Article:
HIV, STD Exposure Risk Increases With Methamphetamine Use

Nancy A. Melville

August 01, 2011

August 1, 2011 — Methamphetamine use among younger men who report having sex with older men significantly increases the risk for exposure to sexually transmitted diseases (STDs) and HIV, according to a study published in the August issue of the Archives of Pediatrics and Adolescent Medicine.

As part of the Adolescent Trials Network for HIV/AIDS Interventions, Peter Freeman, MPH, from the Children’s Memorial Hospital, Northwestern University, Chicago, Illinois, and colleagues conducted a cross-sectional observational study, surveying 595 adolescent boys and young men who have sex with men, aged 12 to 24 years, recruited from social venues (eg, clubs, parks, and street corners) in 8 US cities. Recruitment took place between January 3, 2005 and August 21, 2006. Among the participants, 64 respondents reported having used methamphetamines in the past 90 days. The methamphetamine users were found to have higher STD rates than those who did not use methamphetamine or other hard drugs in the preceding 90 days (51.6% vs 21.1%), higher rates of 2 or more sex partners in the past 90 days (85.7% vs 63.1%), much higher rates of sex with an injection-drug user (51.6% vs 10.7%), and sex with someone who has HIV (32.8% vs 11.1%). Each of these comparisons was statistically significant (P < .05).

The methamphetamine users were also less likely to use condoms during every sexual encounter compared with non-hard drug users (33.3% vs 54.3%; P < .001), and recent methamphetamine use was associated with a lower likelihood of current school attendance and a history of homelessness compared with non-drug users.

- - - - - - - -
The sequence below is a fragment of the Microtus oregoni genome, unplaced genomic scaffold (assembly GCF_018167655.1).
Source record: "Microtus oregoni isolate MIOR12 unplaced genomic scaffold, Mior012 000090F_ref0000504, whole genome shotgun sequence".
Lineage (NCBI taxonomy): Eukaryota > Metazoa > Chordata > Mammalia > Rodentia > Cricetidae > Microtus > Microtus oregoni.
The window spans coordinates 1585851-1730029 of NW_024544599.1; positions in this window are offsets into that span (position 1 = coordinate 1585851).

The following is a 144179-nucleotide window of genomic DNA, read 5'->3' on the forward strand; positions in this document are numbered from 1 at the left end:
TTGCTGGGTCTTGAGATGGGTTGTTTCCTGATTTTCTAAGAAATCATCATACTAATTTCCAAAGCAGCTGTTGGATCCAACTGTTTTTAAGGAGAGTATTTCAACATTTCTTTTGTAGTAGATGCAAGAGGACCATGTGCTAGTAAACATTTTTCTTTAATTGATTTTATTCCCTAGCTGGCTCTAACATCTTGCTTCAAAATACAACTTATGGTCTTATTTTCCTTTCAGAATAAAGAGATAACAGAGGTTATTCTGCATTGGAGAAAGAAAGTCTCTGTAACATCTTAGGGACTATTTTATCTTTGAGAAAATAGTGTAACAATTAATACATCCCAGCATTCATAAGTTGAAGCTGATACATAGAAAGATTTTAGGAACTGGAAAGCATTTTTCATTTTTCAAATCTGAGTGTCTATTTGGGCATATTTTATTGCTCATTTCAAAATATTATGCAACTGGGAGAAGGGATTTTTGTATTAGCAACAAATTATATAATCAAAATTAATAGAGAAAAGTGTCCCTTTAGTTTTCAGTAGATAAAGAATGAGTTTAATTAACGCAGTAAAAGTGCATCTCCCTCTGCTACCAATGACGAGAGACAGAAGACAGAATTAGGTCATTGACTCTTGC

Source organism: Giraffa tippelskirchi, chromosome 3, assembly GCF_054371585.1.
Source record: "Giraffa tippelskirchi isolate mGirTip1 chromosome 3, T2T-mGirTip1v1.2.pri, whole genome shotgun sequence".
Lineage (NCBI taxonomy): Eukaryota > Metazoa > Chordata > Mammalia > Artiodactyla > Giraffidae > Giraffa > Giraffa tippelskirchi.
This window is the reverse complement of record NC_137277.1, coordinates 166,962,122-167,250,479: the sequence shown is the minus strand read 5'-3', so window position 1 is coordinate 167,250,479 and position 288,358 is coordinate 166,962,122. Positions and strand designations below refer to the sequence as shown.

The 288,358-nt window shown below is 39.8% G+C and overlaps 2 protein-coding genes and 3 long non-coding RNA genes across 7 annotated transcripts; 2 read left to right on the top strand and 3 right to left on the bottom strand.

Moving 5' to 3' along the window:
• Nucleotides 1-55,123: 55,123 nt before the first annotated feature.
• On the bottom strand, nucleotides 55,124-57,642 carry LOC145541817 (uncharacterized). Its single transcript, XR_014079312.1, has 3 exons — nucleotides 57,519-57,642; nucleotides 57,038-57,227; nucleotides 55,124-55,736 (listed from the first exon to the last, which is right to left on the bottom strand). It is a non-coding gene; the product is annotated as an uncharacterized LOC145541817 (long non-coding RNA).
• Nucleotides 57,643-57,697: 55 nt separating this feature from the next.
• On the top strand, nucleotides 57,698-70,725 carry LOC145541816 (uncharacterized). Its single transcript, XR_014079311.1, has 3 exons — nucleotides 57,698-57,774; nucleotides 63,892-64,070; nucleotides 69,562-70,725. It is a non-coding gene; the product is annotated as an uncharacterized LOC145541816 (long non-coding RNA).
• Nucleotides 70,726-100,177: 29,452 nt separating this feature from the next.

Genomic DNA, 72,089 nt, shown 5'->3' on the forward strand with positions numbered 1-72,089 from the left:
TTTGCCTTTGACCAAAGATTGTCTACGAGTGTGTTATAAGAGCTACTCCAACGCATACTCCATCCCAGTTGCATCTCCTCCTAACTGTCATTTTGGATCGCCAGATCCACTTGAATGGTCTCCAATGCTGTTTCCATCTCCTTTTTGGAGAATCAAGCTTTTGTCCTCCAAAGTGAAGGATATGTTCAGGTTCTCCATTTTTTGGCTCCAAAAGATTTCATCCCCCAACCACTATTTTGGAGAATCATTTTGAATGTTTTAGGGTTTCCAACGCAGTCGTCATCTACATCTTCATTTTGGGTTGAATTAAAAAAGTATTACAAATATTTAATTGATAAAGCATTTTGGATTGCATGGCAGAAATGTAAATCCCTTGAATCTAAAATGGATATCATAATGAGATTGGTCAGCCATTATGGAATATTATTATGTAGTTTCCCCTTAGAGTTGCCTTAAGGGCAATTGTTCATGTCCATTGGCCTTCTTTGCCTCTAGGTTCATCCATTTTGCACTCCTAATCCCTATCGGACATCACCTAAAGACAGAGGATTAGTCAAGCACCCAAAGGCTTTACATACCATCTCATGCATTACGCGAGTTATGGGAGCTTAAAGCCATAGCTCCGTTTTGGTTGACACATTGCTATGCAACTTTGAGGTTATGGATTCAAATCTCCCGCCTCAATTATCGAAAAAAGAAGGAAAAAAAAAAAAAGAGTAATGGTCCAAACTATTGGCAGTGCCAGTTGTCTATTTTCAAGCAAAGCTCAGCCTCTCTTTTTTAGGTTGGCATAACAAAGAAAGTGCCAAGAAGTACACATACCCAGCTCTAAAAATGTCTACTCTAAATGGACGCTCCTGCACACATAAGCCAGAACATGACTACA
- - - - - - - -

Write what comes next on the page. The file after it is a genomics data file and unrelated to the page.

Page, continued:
"Adolescent boys and young men who have sex with men and use methamphetamine seem to be at high risk for human immunodeficiency virus," the authors concluded.

Previous studies have shown similar risks among men over age 18 who have sex with other men and use methamphetamine; however, less is known about risks among teens and younger men. In addition, most existing data were collected more than 15 years ago; as the authors write, "[b]ehavior, mortality, and treatment [in relation to HIV] have changed dramatically in 15 years."

The results indicated that among the methamphetamine users, all were older than 18 years except 1, and 18 (28.1%) reported a history of injecting nonprescription drugs; 14 reported the injection of drugs 1 or more times in the past 90 days.

"The reported high rates of sex with [injection drug users] in this sample of [young men who have sex with men] suggest that more research is needed to distinguish the extent of risk associated with sexual behavior vs risk that may be a result of sharing injection drug paraphernalia," the authors noted.

Limitations of the study include the following: (1) the sample may not have represented all young men who have sex with men in the United States because participants were recruited from venues where high-risk behaviors may have been more prevalent, such as parks, clubs, and street corners; (2) participants who may not have disclosed sexual behavior were not represented in the study; and (3) methamphetamine use was based on self-report and may have been underreported.

The findings nevertheless underscore the need for HIV prevention programs to include substance abuse prevention components that target younger men, the authors said.

"To be most effective among [young men who have sex with men] who use methamphetamine, prevention programs should address issues such as housing, polydrug use, and educational needs," they said.

"Prevention efforts targeting [young men who have sex with men] who use methamphetamine should also ensure that partner selection is addressed, as they showed higher rates of having sex with [injection drug users] and individuals with HIV."

The study was supported by grants from the National Institute of Child Health and Human Development, with supplemental funding from the National Institute on Drug Abuse and the National Institute of Mental Health. The authors have disclosed no relevant financial relationships.

Arch Pediatr Adolesc Med. 2011;165:736-740. Abstract.


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